Rumer’s New Album: Why Does She Sound Like Karen Carpenter?

I have spent the morning listen to Rumer’s new album – Boys Don’t Cry. It’s a really pleasant sounding record – besides the one factor we all know – she sounds like Karen Carpenter. The 50 Million dollar question is not so much how, but WHY?

Is it –

a) She is plain and simple just heavily influenced by her in terms of vocal style and to a lesser extend image

b) Her record company are aware of the massive ‘Middle America’ market that The Carpenters tapped into – and are attempting to use a similar formula.

The above factor extends beyond the natural tonal qualities of Rumer’s voice, to the instrumentation and production of her music. For example, her new single includes a similar ’70s style’ guitar solo to The Carpenters’ Goodbye To Love, also including similar use of woodwind orchestration.

The reality is that the WHY is probably a mixture of both of these factors – but make no mistake about it, there is a heavy dose of point number 2 – we as audiences are being manipulated via a proven formula!

It’s also interesting to note that listening to artists like Rumer, who are so overtly based on another artist who have proven success (musically and visually), it also has the added dimension of encouraging older and younger audiences to listen to the ‘real thing’ – providing new interest in a back-catalogue that may be forgotten. In many respects this is similar to the process of what happened post British R&B explosion, with The Beatles, The Stones, Clapton, and Beck et al. encouraging many listeners (like me) to listen to Howlin’ Wolf, Muddy Waters, etc.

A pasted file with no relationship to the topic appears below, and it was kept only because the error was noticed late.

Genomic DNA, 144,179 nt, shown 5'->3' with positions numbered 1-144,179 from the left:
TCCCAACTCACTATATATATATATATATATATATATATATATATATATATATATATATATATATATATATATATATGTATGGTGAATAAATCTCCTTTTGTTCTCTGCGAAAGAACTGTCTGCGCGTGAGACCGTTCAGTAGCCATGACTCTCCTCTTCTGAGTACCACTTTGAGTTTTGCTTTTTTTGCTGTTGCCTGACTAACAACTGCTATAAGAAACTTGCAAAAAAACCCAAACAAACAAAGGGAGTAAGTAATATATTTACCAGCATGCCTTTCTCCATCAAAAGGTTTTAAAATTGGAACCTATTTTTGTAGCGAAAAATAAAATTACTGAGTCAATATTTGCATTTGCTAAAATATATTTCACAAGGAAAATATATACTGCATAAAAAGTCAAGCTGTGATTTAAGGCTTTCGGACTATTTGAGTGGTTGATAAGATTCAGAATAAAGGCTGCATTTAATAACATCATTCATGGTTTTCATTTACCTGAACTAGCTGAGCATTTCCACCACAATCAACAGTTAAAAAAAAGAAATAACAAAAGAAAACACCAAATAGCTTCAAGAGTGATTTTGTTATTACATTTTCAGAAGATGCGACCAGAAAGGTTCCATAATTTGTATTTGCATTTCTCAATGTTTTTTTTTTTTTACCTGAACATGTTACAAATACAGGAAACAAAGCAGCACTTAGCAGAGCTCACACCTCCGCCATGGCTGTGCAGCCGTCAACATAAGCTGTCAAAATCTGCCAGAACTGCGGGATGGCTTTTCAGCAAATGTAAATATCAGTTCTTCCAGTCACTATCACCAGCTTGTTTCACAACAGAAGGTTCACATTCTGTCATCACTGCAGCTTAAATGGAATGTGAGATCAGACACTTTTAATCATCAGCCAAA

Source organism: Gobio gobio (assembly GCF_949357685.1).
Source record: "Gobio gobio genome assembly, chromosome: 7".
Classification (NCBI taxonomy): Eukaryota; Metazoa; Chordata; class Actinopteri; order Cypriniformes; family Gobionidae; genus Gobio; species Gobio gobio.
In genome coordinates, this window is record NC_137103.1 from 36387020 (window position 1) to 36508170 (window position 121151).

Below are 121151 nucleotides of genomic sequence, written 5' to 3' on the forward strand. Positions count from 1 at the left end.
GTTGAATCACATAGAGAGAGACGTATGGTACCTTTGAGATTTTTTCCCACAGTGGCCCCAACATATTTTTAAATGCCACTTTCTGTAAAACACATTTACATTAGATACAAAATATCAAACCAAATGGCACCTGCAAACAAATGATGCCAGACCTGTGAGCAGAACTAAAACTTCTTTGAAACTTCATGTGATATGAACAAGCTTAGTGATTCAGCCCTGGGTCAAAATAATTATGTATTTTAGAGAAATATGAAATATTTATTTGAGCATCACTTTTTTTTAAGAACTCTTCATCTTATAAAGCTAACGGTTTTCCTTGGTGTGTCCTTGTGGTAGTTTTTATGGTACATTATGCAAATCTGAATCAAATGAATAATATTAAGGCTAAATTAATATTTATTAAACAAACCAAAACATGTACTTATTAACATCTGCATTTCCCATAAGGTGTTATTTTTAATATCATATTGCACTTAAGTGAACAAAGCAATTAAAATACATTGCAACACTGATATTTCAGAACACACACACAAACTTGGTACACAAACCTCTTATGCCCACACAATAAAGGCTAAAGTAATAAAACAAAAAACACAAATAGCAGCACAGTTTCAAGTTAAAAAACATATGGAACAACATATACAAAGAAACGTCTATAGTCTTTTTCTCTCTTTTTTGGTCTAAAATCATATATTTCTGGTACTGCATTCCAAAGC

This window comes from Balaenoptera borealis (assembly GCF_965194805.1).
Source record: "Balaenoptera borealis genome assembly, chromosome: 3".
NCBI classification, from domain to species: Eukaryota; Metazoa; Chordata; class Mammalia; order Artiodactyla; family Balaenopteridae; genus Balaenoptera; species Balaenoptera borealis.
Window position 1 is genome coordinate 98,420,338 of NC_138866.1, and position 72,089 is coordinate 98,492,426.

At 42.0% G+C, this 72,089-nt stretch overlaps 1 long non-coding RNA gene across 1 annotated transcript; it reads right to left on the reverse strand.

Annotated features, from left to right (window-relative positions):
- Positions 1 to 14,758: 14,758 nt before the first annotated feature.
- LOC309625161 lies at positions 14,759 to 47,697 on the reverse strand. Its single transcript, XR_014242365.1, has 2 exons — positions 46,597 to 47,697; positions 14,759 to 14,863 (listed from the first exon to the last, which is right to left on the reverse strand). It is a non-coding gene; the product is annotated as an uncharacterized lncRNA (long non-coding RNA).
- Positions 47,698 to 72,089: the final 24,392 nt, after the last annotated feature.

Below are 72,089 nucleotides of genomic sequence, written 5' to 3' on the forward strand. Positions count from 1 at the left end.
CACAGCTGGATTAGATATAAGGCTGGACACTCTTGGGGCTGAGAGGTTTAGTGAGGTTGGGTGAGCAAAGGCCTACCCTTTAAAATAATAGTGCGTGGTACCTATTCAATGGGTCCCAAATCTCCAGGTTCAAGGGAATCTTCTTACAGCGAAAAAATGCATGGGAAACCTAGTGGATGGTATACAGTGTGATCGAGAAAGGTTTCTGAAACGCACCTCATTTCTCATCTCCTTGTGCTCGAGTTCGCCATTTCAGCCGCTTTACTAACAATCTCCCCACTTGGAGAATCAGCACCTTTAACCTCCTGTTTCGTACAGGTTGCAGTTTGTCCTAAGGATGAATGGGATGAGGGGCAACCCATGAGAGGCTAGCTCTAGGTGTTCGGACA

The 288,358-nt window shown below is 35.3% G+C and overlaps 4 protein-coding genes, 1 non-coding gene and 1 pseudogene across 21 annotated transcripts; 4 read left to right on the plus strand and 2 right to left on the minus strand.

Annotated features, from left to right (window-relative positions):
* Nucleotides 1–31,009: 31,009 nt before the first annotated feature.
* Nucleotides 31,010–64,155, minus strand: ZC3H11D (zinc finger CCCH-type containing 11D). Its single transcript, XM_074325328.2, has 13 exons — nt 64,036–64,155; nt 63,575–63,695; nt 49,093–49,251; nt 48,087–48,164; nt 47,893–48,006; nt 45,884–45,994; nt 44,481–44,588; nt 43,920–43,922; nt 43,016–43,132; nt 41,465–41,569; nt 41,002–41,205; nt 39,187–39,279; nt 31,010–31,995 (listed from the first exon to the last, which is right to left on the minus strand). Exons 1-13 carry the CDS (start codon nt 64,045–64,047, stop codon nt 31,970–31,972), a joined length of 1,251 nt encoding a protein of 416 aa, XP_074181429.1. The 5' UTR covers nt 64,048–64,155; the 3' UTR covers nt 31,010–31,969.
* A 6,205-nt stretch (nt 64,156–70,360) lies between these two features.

So – thought for today. Enjoy music such as Rumer’s new record. I will continue to listen to it cos it has loads of ‘good tunes’. However – don’t forget to have half an eye on the Simon Cowell factor – our musical preferences are manipulated by THE MACHINE.

About Paul Carr

Academic working at the University of Glamorgan
This entry was posted in Musicology and tagged , , , , , , , , , , . Bookmark the permalink.

41 Responses to Rumer’s New Album: Why Does She Sound Like Karen Carpenter?

  1. She was doing these songs the same way for YEARS before she even had a record company. If you know anything about Rumer, you know that she doesn’t get manipulated by ANYONE.

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  2. What an insult to Rumer – That she is being “manipulated” into being someone else. Karen Carpenter was one of the most brilliant singers who ever lived, but if she were trying to break into music today there would be (sadly) VERY little chance of her making it. If this review had been written in 1974, your points would possibly be valid. Rumer is definitely swimming UPSTREAM in today’s market, which takes guts and a great sense of self. Your implication is the exact opposite of what the truth is.

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  3. Anonymous says:

    Hi Paul, sorry can’t agree with you on your key assumption here; and speaking frankly, I don’t think you’ve you made much of an argument for your Ms Joyce is a “pale-Karen C” case anyway. Saying something is “this way” and not “that way”, without actually providing any evidence thereof (such as breaking down song by song on the new album just where you think Ms Joyce and her production people have made conscious decisions to mirror or homage Carpenter-esque stylings) just isn’t sufficient and if I were you teacher, with all due respect, I’d be telling you to have another attempt. Wish you’d brought the same degree of scholarship to this topic as you obviously have to the other posts on this blog (which I’m sure I’ll enjoy reading and telling my music buddies about anyway). I’d like a chance to do a more considered rebuttal to your stance; but maybe it’s more appropriate to do that elsewhere. I would however suggest you take another listen to say Flying Shoes – that song is actually incredibly sad and serious. I think Ms Joyce’s intent on this album as she has said in several interviews now, is to try and probe more deeply into a range of male understandings of love and loss. Again, if you listen to her interview, I think’s she a lot smarter and has a lot integrity than you give her credit for. Ultimately people in the public are constructed realities anyway and hence our interpretations are subject to what we bring to them. Perhaps musical criticism can only serve a useful purpose up to a point and then the heart takes over.